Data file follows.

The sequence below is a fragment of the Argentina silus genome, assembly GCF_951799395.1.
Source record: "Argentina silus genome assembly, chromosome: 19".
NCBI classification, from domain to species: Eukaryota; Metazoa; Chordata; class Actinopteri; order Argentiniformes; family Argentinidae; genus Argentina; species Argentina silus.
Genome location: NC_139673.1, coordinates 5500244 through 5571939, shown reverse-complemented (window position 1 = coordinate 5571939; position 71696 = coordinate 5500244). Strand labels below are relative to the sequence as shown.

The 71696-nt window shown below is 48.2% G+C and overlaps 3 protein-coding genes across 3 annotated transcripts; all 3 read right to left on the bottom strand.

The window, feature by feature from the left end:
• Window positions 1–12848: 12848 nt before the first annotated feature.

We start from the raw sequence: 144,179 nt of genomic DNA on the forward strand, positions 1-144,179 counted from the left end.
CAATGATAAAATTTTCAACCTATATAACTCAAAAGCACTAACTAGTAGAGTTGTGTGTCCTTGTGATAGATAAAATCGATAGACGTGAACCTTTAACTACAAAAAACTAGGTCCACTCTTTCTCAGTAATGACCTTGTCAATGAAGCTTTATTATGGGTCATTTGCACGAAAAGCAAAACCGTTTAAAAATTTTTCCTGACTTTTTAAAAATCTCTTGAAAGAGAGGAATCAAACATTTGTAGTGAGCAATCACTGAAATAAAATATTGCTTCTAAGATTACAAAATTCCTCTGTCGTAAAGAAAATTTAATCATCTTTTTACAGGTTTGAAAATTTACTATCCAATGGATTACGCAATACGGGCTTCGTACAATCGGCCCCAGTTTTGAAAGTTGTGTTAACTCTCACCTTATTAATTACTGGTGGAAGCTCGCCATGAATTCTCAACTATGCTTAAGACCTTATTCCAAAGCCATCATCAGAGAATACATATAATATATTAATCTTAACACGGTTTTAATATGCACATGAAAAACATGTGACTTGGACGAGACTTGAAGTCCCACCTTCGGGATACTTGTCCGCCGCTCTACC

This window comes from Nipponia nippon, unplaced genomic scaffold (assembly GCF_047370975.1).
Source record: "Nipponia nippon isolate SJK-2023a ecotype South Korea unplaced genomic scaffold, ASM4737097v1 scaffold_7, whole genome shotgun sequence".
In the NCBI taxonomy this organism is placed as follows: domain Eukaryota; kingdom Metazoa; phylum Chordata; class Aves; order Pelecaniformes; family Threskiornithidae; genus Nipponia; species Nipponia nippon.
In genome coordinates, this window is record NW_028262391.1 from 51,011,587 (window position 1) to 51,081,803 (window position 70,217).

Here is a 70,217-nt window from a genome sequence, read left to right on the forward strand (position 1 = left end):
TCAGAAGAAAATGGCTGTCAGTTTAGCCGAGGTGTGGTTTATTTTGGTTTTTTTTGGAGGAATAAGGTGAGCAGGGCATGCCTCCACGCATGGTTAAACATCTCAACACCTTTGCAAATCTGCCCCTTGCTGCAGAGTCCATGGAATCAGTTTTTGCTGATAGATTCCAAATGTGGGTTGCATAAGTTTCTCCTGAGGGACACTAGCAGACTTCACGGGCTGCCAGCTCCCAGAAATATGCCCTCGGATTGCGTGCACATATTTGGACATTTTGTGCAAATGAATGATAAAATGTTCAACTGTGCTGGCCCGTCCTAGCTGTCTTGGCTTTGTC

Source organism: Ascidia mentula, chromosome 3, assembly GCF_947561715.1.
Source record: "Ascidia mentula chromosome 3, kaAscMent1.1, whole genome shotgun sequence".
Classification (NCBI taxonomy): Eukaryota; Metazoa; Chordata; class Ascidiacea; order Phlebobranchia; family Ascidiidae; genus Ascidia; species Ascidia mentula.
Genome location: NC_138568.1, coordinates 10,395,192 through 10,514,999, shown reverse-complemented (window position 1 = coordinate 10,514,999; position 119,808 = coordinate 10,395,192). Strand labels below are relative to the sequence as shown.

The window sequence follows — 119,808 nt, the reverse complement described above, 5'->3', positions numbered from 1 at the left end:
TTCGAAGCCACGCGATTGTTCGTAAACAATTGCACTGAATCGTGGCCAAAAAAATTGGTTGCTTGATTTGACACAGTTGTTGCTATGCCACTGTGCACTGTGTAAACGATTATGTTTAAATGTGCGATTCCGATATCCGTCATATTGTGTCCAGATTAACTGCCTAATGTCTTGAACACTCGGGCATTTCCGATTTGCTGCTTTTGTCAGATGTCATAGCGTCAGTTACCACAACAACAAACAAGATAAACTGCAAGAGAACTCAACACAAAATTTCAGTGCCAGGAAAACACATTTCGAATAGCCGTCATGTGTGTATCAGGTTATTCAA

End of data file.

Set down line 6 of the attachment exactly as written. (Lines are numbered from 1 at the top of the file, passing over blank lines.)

The window, feature by feature from the left end: